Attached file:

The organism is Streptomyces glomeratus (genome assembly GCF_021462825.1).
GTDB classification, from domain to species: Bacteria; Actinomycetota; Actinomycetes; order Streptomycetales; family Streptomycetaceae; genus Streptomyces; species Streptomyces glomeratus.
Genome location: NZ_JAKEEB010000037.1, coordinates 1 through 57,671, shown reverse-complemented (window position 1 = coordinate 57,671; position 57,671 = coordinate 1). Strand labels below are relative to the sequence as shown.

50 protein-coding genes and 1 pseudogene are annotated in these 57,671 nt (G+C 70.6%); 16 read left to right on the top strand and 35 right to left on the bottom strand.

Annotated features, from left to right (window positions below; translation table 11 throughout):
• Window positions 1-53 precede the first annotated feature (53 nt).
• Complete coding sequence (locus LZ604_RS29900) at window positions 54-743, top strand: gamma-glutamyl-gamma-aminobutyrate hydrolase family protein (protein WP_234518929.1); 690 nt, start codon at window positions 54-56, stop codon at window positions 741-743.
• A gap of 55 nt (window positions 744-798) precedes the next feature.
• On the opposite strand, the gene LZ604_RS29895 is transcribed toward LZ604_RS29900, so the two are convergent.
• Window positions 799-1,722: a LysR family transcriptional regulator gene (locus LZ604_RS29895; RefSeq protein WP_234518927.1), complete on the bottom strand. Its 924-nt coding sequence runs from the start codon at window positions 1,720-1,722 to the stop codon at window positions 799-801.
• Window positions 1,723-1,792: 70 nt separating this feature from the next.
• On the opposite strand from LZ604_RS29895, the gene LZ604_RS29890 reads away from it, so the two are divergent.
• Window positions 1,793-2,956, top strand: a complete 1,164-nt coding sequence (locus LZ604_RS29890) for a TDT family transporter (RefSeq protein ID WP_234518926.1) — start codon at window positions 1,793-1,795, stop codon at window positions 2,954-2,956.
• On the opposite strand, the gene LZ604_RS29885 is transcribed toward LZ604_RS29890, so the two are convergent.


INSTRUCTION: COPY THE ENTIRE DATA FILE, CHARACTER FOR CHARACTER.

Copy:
The organism is Streptomyces glomeratus (genome assembly GCF_021462825.1).
GTDB classification, from domain to species: Bacteria; Actinomycetota; Actinomycetes; order Streptomycetales; family Streptomycetaceae; genus Streptomyces; species Streptomyces glomeratus.
Genome location: NZ_JAKEEB010000037.1, coordinates 1 through 57,671, shown reverse-complemented (window position 1 = coordinate 57,671; position 57,671 = coordinate 1). Strand labels below are relative to the sequence as shown.

50 protein-coding genes and 1 pseudogene are annotated in these 57,671 nt (G+C 70.6%); 16 read left to right on the top strand and 35 right to left on the bottom strand.

Annotated features, from left to right (window positions below; translation table 11 throughout):
• Window positions 1-53 precede the first annotated feature (53 nt).
• Complete coding sequence (locus LZ604_RS29900) at window positions 54-743, top strand: gamma-glutamyl-gamma-aminobutyrate hydrolase family protein (protein WP_234518929.1); 690 nt, start codon at window positions 54-56, stop codon at window positions 741-743.
• A gap of 55 nt (window positions 744-798) precedes the next feature.
• On the opposite strand, the gene LZ604_RS29895 is transcribed toward LZ604_RS29900, so the two are convergent.
• Window positions 799-1,722: a LysR family transcriptional regulator gene (locus LZ604_RS29895; RefSeq protein WP_234518927.1), complete on the bottom strand. Its 924-nt coding sequence runs from the start codon at window positions 1,720-1,722 to the stop codon at window positions 799-801.
• Window positions 1,723-1,792: 70 nt separating this feature from the next.
• On the opposite strand from LZ604_RS29895, the gene LZ604_RS29890 reads away from it, so the two are divergent.
• Window positions 1,793-2,956, top strand: a complete 1,164-nt coding sequence (locus LZ604_RS29890) for a TDT family transporter (RefSeq protein ID WP_234518926.1) — start codon at window positions 1,793-1,795, stop codon at window positions 2,954-2,956.
• On the opposite strand, the gene LZ604_RS29885 is transcribed toward LZ604_RS29890, so the two are convergent.